EXTENDED CALL – NEW DEADLINE: 27.06.2023
Sofia, 09–11 October 2023
The history of modern technological infrastructure spans over two centuries and includes heterogeneous phenomena: from railroads, sewerage and water pipes, to telecommunications and digital networks. Its construction resembles a techno-world where modern humans live free from the natural constraints of their existence. This is an environment with very different possibilities, problems, freedoms and dependencies. Large infrastructure projects have a decisive influence on social, economic, technical, societal and administrative processes in modern societies. They shape the relations between sedentariness and mobility, define the rhythms and styles of life, consciousness, self-esteem and identity of individuals and groups.
The development of infrastructures has a key relationship to historical change. Infrastructure projects depend on cultural conditions for their emergence, but they also have important consequences for cultural change. They are an instrument for domination and homogenization of territories, for interaction between anonymous individuals, and for the integration of social groups. Transportation and communication infrastructures transform “imagined modern communities” into a new social and techno-cultural reality. They have a strong integrative but also disintegrative function, contributing to the homogenization of populations, making them technological carriers of power ideologies: Eurocentric, colonial or nationalist.Finally, infrastructure projects have their own history: almost two hundred years of development. The progressivist ideology with which they have traditionally been associated has been criticized and reconsidered. But development has not come to a halt, techno- optimism has not disappeared. New, even more far-reaching infrastructure projects are taking the place of the old ones. The role of digital communication, the Internet galaxy and social networks for the integration and disintegration of late modern society is not yet explored: they offer new possibilities but perhaps also unimagined dangers.
We aim to explore the following topics:
- Infrastructures, mobility, migrations: technological nomads, migration flows and “landscapes”, transnational hybrids and technology driven melanges.
- Infrastructures, communication and geopolitics: colonization, decolonization, post- colonization, self-colonization, and their cultural impacts.
- Infrastructures as instruments of social engineering and everyday governance.
- Regulations and resistance in new digital mobility services: capital flows and power constellations.
- Standardization, normalization, and homogenization: leveling of inequalities oremergence of new social inequalities and cultural asymmetries?
- Public transport: mobility services in the face of new technologies and modernization policies; circuits of knowledge production, contested norms and notions of modernity.
- Transformation of infrastructures and the cultural history of cities: centers andperipheries, urban spaces, territories and imagination.
- Historical evolution of infrastructures and evolving social and cultural competencies for their use.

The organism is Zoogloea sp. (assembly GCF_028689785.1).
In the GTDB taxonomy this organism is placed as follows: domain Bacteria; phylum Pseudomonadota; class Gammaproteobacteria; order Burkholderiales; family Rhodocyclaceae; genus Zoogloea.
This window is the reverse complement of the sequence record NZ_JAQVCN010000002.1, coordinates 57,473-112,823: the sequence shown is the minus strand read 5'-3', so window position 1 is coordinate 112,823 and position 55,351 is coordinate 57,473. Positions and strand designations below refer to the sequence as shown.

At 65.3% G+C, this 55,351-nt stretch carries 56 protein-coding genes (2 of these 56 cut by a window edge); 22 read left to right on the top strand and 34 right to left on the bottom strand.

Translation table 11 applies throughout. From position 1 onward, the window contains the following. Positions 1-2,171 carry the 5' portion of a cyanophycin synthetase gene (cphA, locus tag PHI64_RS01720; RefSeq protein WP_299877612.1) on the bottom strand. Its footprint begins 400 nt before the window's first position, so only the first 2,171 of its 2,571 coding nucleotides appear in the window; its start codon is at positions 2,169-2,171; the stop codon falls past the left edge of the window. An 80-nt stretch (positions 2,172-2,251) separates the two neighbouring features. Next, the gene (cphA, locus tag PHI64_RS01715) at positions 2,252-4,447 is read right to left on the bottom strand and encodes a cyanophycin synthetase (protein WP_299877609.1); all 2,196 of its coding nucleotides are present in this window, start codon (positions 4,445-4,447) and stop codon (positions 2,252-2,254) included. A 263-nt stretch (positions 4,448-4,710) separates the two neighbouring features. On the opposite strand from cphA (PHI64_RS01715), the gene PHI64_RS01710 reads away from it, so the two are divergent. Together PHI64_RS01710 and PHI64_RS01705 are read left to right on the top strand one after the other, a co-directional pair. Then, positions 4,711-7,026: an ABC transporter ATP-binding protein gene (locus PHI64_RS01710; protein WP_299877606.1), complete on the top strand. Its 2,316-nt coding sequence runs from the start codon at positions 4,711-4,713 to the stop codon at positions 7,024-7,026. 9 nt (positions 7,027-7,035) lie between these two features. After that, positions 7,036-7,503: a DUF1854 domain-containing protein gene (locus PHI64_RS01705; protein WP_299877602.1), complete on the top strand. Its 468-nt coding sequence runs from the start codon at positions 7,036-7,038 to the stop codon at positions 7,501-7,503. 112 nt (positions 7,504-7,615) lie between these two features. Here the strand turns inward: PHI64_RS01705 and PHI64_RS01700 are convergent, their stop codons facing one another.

- Forms of infrastructure – forms of cultural imagination: changing concepts, rhetoricsand “aesthetics” of infrastructure (images of the machine; images of progress from secession to geometrism, constructivism and minimalism; retro aesthetics).
- Infrastructure, acceleration, cultural impact. Accelerating infrastructures and their psycho-cultural impact on the individual. Decaying infrastructures, infrastructural disasters, and apocalyptic visions.
Please send a 250-word abstract and a 50-word bio to L_Pozharliev@leibniz-ifl.de and firstname.lastname@example.org no later than 27th of June 2023.
The conference is free of charge. Graduates, doctoral students and participants with financial difficulties whose submissions have been accepted may apply for travel grants of up to € 250 (in the form of reimbursement). A limited number of grants are available and will be given on an individual basis. Applications should detail the cost of travel and the amount applied for in an email to email@example.com.
Confirmed Keynote Speakers:
- Prof. Dr. Dirk van Laak, Chair at the Institute for 19th to 21st Century History, University of Leipzig
- Prof. Dr. Arnold Bartezky, Head of the Department of Culture and Imagination, Coordinator of Art History at the Leibniz Institute for History and Culture of Eastern Europe (GWZO), Leipzig
- Dr. Wladimir Sgibnev, Leibniz-Institut für Länderkunde. Coordinator of the Research GroupMobilities and Migration and Head of the Leibniz Junior Research Group “CoMoDe”, Leipzig
Dr. Lyubomir Pozharliev, Leibniz-Institut für Länderkunde Postdoctoral researcher, member of the research group II of the Leibniz Science Campus “Eastern Europe – Global Area” (EEGA), Leipzig
Prof. Alexander Kiossev, Head of the Cultural Centre at Sofia University
Prof. Daniela Koleva, Department of History and Theory of Culture, Sofia University
Dr. Zhana Damyanova, Maison des sciences de l’homme et de la société, Sofia
Continue reading “Call for Papers for the international conference: CULTURE, INFRASTRUCTURE, MOBILITY”
During the third weekend of March 2023, the team of the IfL project Contentious mobilities through a decolonial lens (CoMoDe) hosted – jointly with the Ilia State University – a Symposium in Tbilisi, Georgia. The name of the event was “Knowledge Production in Public Transport – Normativities. Actors. Outcomes”. Since Lela Rekhviashvili, a postdoctoral researcher within CoMoDe, had been studying the public transport reform in Tbilisi, her expertise in the field shaped the conceptual framework of the symposium. Furthermore, a former employee of the Tbilisi city hall – Elene Khundzadze – who was a fellowship-holder at IfL – amply contributed with to the conceptual and organisational preparation of the event.